“I want you to know that my brain is spinning its wheels right now trying to figure out how to reach out to you.”  Her voice became soft and gentle while she fought persistent sobs.  The similarity of her voice to my wife’s reminded me of how I would tell my wife that the sound of her voice made me feel like a warm breeze was comforting me on cool night.  I found myself fighting sobs of my own.
            “I’m not sure I am capable of being reached right now.”  Tears spilled from my eyes while I drew deeply from the smoldering cigarette in my trembling fingers.
            “Regardless of what you think you’re sure of, I’m going to try to fill in some of the blanks for you.”  Her voice was hardening as she spoke, and the kindred qualities of her sister’s sweet voice were disappearing.
“The things my sister said before she left my house yesterday.  The things you don’t know and are probably assuming that are probably giving you a very thorough beating right now.  I’ll probably have to tell you again someday because you’re not right in the head at the moment, but I want you to try and listen to me anyways.”  She extinguished her cigarette and lit another.
“She never said anything more to me about why they were spending the night except that she didn’t think you were ready for everybody to be in the same house quite yet.  It didn’t appear that she wanted to elaborate, so I didn’t pursue it.  She spent the night on the couch and went to work the next day.  When she came back after work, she showered and put some makeup on and borrowed one of my pretty shirts.  She said she was going to go for a drive to clear her head and then she was going to go home to try and convince you not to throw your life away.  She said it’d probably take all night, but that she’d be back in the morning to bring her daughter home.  She wasn’t angry or sad or distraught in any way.  She was determined.  Determined to do whatever it took to pick you up out of the dirt and dust you off so you were good as new.”
“She didn’t make it home.” I whispered.
“That is not your fucking fault.”  She banged on the steering wheel with every syllable.  “I’ve known her a hell of a lot longer than you, and I learned a long time ago not to question her ability to make a sound decision.  I’m not stupid and I know what kind of trouble you’ve gotten yourself involved in lately.  I have known and lost more than a few friends and relatives to that fucking drug.  My sister and I have both seen it turn promise and potential into heartbreak and destruction.  Her heart broke while she watched you slipping away and my heart broke for both of you while I watched, but she never gave up on you.  She just wouldn’t accept the odds stacked against you.  She loved you and believed in you, and that was enough for me because as far as I am concerned she did not make bad decisions.”  She finished speaking as we turned abruptly into the parking lot of the county hospital.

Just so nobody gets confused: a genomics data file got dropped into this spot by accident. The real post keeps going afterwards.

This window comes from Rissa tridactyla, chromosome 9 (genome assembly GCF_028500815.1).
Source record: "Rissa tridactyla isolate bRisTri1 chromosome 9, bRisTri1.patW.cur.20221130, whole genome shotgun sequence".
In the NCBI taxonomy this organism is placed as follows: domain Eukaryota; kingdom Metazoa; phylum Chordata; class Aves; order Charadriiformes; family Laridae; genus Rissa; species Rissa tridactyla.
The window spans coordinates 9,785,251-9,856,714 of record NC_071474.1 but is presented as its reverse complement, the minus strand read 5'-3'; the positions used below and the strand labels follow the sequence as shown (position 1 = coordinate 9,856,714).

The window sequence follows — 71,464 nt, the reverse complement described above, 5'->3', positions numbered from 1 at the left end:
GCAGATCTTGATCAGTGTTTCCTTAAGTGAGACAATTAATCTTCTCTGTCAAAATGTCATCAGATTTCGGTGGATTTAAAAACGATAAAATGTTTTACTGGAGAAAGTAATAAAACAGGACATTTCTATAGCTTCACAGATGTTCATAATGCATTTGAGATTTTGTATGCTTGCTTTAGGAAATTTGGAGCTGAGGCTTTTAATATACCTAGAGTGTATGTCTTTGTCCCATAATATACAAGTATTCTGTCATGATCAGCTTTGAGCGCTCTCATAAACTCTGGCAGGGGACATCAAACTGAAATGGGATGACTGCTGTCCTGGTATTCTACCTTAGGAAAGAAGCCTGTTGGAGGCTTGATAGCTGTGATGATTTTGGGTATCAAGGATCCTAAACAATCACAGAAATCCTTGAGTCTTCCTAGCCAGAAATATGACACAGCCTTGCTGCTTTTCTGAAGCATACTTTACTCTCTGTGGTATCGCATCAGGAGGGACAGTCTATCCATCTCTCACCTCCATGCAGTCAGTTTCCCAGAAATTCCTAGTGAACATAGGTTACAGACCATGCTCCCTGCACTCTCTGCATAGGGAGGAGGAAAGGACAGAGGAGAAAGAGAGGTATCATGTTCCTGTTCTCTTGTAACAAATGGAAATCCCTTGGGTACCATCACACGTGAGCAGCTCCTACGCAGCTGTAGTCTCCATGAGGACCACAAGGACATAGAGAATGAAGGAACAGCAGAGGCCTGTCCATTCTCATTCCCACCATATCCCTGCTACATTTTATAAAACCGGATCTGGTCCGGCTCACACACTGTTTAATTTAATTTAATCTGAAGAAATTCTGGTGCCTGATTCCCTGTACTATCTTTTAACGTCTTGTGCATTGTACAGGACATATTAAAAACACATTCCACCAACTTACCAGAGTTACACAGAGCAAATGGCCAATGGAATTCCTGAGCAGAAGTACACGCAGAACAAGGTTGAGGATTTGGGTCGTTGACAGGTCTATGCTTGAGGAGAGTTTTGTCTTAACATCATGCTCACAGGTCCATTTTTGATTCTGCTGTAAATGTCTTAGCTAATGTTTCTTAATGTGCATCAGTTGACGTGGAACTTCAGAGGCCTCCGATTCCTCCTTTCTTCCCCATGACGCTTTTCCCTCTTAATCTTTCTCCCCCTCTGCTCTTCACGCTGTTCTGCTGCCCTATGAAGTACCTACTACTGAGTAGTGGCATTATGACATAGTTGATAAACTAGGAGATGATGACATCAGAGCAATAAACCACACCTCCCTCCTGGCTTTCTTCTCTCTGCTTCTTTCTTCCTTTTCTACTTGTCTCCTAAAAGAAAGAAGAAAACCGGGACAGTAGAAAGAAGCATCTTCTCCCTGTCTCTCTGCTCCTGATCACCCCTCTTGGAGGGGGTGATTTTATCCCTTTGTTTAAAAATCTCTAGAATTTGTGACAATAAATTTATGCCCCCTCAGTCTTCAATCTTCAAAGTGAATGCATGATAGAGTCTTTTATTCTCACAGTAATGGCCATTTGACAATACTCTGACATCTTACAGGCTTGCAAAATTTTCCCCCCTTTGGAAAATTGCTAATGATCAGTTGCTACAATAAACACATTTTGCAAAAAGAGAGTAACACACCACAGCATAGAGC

“I don’t think I can do this.”
“I’m not sure I’m ready to let you, but you won’t be alone.”
I understood why she thought it was important to tell me the things she did.  She wanted me to know that her sister, my wife, didn’t die hopelessly frustrated or angry.  She wanted me to know that my wife never lost hope that she would recover me from the wreckage of the previous year that I had estranged myself from her unfaltering love.  She had hoped that I would find some kind of absolution in her belief that my wife had been determined until the end to see me claim some sort of redemption and return to her.  I understood why she wanted me to know what she believed about her sister, but all I felt was stinging resentment.  Regardless of my wife’s faith and determination, her life had still been cut short in the process of trying to save me from myself.  There was no more relief for me in the knowledge that she had died trying to get home to sort things out with me than there would be if she had died heartbroken, intoxicated and cursing the day she met from behind the wheel of her car. 
I suddenly felt as if ice had replaced the inescapable grief that had been consuming me up until that moment.  My eyes refused to produce even enough moisture to allow me to blink.  She parked the van in the first available spot and we wordlessly unfastened our seat belts in unison.  Without hesitation we let ourselves out of the van and walked side by side towards the ominous rotating doors which appeared to me to be moving with the mindless persistence of meat grinder blades.  The sky was relinquishing its final sunlight to the appetite of the impending night and I could hear random pops and the grinding buzz of the powerful fluorescent bulbs overhead coming to life.  The only other sound I recognized was the rhythmic pace of our footsteps.
 This work is the intellectual property of Jerome J. Panozzo